- "It keeps you warm when you’re cold, but insulation also works both ways – Bedouins and Tuaregs use wool clothes to keep the heat out. And it does not cling to the skin, allowing for air circulation next to the skin." (Patty)
- “Even after vigorous exercise Merino garments remain fresh. This is because merino fibre is able to lock away odour molecules, which are only released upon washing” (http://www.woolmark.com/working-with-wool/sports-activewear)
Wool doesn’t stop there either:
"Stain Resistant: The thin waxy coating on Merino wool fibers makes wool water resistant. This allows time for liquid spills to be wiped from a Merino fabric before they can cause permanent staining. Even if they are not wiped before drying, wool is less prone to stain than many other fabrics. Wool also has a very low degree of dry-soil pick-up compared to most other fibres. One method for cleaning wool clothing is to simply brush the fabric." (Aebi-Magee)
Colorfast: “wool is hydrophilic—it has a strong affinity for water—and therefore is easily dyed.” (Patty) “Wool absorbs many different dyes deeply, uniformly and directly without the use of other chemicals. Because of this ability, wool is known for the beautiful, rich colors that can be achieved.” (Sheep-USA)
"Insulates When Wet: The inner core of wool fibers can absorb 35% of its own weight in moisture. Not until wool is saturated with 60% of its own weight will it feel wet to the touch." (Aebi-Magee)
Fire Resistant: In tests conducted by both the US Forest Service and Commonwealth of Scientific and Industrial Research Organisation, wool proved to be the fiber most resistant to fire.” (Csiro) (FS.FED.US)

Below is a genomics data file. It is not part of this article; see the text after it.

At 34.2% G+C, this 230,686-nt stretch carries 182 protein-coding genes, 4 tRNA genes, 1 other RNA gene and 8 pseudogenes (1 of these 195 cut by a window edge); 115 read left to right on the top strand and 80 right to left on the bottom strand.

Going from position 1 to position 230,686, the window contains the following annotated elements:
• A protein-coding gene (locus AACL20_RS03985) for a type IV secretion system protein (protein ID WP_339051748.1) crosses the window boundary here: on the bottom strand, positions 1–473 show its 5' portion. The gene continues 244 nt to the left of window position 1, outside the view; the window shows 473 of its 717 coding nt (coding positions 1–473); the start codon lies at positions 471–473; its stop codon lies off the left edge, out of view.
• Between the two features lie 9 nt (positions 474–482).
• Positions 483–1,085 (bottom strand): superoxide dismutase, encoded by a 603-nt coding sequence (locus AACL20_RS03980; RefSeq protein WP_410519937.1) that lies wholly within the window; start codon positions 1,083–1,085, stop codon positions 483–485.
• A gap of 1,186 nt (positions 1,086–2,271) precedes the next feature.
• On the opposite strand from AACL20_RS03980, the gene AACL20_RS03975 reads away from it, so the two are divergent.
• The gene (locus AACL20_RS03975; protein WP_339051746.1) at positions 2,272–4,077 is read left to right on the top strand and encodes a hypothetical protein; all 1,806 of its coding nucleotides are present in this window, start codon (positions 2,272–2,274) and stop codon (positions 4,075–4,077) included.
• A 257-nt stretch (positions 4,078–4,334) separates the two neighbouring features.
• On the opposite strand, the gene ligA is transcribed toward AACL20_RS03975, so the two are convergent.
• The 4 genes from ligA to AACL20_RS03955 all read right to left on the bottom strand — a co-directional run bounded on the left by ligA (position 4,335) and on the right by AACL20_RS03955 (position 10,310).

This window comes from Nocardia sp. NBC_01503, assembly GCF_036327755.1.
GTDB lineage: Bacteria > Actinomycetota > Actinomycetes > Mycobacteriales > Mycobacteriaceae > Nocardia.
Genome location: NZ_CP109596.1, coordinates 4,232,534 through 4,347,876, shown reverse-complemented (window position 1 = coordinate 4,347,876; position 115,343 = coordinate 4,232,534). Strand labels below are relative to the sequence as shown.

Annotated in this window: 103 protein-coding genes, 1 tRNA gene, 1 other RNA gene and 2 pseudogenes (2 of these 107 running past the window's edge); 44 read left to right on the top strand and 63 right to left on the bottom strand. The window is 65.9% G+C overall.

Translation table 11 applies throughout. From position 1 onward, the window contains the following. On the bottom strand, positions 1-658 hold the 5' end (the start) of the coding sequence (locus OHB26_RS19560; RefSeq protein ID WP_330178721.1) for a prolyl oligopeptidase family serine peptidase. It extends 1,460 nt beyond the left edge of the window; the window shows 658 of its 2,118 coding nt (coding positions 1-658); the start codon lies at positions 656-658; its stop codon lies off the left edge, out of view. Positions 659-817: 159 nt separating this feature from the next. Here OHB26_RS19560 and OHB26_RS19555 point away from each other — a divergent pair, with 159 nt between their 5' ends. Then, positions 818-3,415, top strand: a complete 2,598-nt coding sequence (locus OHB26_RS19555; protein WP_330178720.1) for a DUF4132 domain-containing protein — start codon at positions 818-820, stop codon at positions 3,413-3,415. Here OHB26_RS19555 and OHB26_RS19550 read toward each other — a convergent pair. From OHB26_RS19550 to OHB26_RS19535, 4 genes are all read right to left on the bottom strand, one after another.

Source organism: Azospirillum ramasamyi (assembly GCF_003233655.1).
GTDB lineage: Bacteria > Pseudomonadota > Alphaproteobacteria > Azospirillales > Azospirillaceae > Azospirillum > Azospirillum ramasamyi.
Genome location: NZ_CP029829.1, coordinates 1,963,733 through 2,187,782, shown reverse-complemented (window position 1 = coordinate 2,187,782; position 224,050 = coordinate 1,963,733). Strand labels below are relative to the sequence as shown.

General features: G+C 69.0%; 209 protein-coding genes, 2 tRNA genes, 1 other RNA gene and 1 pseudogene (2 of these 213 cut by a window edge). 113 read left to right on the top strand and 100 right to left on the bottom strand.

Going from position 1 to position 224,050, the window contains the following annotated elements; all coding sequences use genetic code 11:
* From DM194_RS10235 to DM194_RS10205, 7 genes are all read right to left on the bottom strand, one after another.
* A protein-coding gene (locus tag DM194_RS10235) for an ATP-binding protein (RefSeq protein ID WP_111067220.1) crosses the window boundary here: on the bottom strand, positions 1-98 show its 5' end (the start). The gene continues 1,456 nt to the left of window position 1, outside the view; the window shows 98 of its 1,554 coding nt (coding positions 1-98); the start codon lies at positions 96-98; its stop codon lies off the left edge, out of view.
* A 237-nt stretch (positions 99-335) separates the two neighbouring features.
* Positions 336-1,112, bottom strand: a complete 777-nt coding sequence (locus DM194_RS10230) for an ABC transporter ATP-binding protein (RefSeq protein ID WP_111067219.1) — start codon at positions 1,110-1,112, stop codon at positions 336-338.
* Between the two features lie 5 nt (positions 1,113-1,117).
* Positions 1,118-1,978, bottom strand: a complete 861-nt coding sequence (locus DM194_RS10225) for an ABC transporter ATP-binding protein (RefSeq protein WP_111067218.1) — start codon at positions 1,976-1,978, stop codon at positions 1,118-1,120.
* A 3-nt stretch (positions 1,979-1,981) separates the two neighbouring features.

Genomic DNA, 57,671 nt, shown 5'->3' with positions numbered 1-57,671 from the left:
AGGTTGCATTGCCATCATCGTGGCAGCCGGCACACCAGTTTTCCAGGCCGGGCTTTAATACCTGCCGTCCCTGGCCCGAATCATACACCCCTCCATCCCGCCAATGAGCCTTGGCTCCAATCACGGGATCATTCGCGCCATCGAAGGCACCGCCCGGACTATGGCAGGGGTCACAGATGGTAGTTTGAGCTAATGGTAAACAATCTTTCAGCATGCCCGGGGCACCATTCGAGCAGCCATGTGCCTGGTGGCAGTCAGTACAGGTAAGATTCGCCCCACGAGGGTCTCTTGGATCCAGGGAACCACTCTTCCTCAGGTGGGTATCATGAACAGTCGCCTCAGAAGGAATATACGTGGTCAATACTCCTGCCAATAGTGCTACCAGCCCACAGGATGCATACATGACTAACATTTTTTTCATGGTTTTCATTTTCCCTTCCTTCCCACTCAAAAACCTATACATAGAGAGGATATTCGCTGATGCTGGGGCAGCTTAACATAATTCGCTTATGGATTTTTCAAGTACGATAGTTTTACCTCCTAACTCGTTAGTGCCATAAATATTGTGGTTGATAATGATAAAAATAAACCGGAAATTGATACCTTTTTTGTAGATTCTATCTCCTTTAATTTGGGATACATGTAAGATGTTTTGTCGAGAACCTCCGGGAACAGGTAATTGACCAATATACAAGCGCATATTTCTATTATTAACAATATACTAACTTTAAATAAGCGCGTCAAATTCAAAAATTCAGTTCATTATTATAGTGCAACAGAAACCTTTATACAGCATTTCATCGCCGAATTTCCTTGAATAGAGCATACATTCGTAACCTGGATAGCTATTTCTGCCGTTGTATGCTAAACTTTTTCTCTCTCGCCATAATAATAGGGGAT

If you’d like to read more about wool and other natural fibers, Eco Textiles is credible and unbiased.
All the Sources
Adams, Stuart. “IMerino ::.” IMerino ::. N.p., n.d. Web. 24 Jan. 2013.
Aebi-Magee, John. “What Makes Wool So Special?” Wool Revolution. N.p., n.d. Web. 24 Jan. 2013.
Alan, Don, and Will. “Comfort and Moisture Transport in Lightweight Wool and Synthetic Base Layers.” BackpackingLight.com. N.p., 25 July 2005. Web. 5 Jan. 2013.
"AWI - Breathability." AWI - Breathability. Australian Wool Innovation, n.d. Web. 5 Jan. 2013. <http://www.wool.com/Wearing_About-Merino_Proof_Breathability.htm>.
Broudy, Berne. “What Happens to an Icebreaker Wool T-Shirt When You Wear It for Two Weeks Straight?” OutsideOnline.com. N.p., 22 May 2012. Web. 24 Jan. 2013. <http://www.outsideonline.com/blog/outdoor-gear/two-weeks-one-wool-shirt.html>.
Gabby. “Fabric Mart Fabricistas: Resource Library: From Nature to Clothing.” Fabric Mart Fabricistas: Resource Library: From Nature to Clothing. N.p., 4 Dec. 2012. Web. 5 Jan. 2013.
Lackman, Michael. “Organic_Clothing.” Organic Clothing. N.p., 8 Nov. 2005. Web. 5 Jan. 2013.
Patty, and Leigh Anne. “Wool.” ECOTEXTILES. N.p., 9 Jan. 2010. Web. 5 Jan. 2013. <http://oecotextiles.wordpress.com/2010/06/09/wool/>.
Ryan. “Long Term Review of the Icebreaker BodyFit 150 Merino Wool Short Sleeve Shirt.” Desk to Dirtbag. N.p., n.d. Web. 5 Jan. 2013. <http://www.desktodirtbag.com/review-icebreaker-bodyfit-150/>.
Stuart, I.M., A.M. Schneider, and T.R. Turner. “Perception of the Heat of Sorption of Wool.” Textile Research Journal 59.6 (1989): 324-29. Print.
Woods, T. D. “Underwear (Base Layer): How to Choose.” REI.com. N.p., 5 Oct. 2012. Web. 24 Jan. 2013.